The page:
The trial court said that the evidence was ambiguous and unclear as to the duration of the modification of the division of the proceeds. From this the trial court concluded that "such modifications were in effect only during the period that the parties actually complied with them, and that either party had the right to terminate the modifications and revert to the original terms of the written agreement." The trial court then concludes that appellant's noncompliance with the original terms of the contract "resulted in a breach of contract on its part which justified the defendant [appellee] in terminating the contract."
As such the issue before us is whether appellant's acts constituted a breach resulting in repudiation thus justifying appellee's termination.
Under the facts of this case, it is evident that the parties entered into the contract for the appellant to provide a needed and essential service to the appellee, that of having golf carts available to its members. The fact that appellee was to receive a percentage of the proceeds of appellant's receipts could be considered as a business-like realization of appellee for granting appellant the concession to provide the needed and essential service required by appellee. This aspect is significant because it goes to the materiality of appellant's actions in terms of whether a repudiation or sufficiently material breach existed, justifying appellee's termination. The general rule is as follows:"A rescission is not warranted by a mere breach of contract not so substantial and fundamental as to defeat the object of the parties in making the agreement. Before partial failure of performance of one party will give the other the right of rescission, the act failed to be performed must go to the root of the contract or the failure to perform the contract must be in respect of matters which would render the performance of the remainder a thing different in substance from that which was contracted for."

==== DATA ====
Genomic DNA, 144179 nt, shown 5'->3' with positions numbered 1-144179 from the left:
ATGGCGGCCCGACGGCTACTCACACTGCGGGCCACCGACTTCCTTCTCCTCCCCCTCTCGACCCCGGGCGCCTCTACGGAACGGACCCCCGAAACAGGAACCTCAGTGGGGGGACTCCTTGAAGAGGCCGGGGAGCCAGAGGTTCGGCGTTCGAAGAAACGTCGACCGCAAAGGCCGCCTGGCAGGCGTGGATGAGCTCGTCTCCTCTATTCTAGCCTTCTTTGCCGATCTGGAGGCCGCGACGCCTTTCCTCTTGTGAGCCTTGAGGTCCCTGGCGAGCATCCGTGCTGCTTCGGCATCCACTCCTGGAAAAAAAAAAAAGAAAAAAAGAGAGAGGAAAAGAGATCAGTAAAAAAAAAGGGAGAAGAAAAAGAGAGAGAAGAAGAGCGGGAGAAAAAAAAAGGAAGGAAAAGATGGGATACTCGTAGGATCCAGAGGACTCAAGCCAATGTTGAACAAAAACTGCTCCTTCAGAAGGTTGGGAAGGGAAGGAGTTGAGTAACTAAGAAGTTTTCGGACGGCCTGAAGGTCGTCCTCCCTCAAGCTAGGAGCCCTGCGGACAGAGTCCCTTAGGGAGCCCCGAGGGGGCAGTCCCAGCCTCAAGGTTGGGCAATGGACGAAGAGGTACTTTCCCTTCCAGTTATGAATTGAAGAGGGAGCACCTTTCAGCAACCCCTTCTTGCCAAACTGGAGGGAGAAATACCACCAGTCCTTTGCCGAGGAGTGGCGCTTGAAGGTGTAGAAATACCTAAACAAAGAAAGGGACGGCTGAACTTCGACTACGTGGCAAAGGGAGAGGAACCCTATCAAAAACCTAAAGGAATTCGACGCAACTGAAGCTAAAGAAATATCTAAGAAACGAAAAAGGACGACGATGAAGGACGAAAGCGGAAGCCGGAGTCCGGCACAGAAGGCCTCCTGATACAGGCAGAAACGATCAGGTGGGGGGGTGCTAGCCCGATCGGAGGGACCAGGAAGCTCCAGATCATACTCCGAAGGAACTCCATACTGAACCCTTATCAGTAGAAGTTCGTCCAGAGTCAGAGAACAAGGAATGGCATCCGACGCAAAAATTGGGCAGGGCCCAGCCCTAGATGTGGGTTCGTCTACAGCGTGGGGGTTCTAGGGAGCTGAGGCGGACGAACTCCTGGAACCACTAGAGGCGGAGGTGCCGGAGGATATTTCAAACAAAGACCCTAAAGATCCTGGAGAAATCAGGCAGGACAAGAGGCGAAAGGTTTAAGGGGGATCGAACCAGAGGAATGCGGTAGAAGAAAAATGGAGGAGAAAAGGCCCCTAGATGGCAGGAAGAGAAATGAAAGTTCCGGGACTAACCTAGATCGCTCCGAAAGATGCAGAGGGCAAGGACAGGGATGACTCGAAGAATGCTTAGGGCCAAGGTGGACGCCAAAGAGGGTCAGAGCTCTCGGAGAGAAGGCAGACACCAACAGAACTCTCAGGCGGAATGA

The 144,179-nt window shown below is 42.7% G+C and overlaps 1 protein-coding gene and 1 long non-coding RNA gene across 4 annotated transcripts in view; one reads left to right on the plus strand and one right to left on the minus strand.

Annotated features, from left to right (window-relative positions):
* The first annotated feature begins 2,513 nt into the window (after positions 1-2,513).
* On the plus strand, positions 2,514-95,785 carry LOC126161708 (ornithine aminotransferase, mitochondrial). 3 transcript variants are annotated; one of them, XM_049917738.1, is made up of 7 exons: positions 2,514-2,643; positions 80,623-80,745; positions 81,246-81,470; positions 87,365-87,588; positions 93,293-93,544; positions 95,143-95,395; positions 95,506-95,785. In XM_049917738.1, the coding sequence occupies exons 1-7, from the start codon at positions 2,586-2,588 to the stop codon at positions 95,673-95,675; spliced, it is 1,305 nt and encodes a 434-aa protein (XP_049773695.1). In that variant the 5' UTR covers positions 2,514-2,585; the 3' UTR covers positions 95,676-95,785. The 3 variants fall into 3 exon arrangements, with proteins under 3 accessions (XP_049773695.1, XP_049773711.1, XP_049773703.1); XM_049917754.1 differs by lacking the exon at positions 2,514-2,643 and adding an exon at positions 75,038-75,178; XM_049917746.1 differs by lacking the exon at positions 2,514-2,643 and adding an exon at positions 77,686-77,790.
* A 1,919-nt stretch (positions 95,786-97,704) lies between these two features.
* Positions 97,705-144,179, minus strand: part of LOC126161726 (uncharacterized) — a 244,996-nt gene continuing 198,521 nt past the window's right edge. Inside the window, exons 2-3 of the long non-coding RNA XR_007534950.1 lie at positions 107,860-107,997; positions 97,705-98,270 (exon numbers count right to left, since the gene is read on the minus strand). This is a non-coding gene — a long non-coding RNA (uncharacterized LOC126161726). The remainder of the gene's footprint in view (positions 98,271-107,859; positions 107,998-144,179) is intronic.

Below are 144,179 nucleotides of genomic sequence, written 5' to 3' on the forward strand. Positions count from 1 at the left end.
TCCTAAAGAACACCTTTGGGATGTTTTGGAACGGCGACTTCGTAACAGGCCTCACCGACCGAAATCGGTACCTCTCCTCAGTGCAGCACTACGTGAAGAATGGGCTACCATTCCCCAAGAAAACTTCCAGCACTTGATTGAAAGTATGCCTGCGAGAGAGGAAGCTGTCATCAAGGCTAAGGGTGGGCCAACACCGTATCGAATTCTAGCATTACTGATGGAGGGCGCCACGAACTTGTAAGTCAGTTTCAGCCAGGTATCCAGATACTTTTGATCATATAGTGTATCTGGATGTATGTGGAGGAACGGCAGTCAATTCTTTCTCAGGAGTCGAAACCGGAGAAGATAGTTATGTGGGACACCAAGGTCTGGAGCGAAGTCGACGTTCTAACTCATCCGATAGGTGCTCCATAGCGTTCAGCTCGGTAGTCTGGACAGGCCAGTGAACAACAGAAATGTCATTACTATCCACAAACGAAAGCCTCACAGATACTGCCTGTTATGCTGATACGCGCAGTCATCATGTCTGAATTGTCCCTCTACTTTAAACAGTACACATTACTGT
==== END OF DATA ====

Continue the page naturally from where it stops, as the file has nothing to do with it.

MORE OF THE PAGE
Yucca Mining & Petroleum Co. v. Howard C. Phillips Oil Co., 69 N.M. 281, 285, 365 P.2d 925, 927 (1961).
The case of Viramontes v. Fox, 65 N.M. 275, 281-282, 335 P.2d 1071, 1075 (1959), involved a dispute between the parties over the proper interpretation of the terms of the contract involved. As a result of the dispute, appellant therein refused to perform. The following language of the court in speaking of the issue *1340 of repudiation is particularly applicable to the situation before us.Thus the disagreement was nothing more nor less than an attempt on the part of each party to insist on performance according to his own interpretation of the contract terms... . Under the facts presented we would therefore be unwarranted in holding there was a breach or repudiation by appellee justifying nonperformance by appellant... . A repudiation which may be treated as a breach justifying nonperformance by the other party must be distinct, unequivocal, and absolute refusal to perform according to the terms of the agreement... . As we interpret the authorities, appellant's remedy was to tender performance according to his own interpretation of the agreement, or according to appellee's interpretation reserving his rights as to the proper interpretation of the contract and then the parties could seek relief in the courts for a construction of its terms.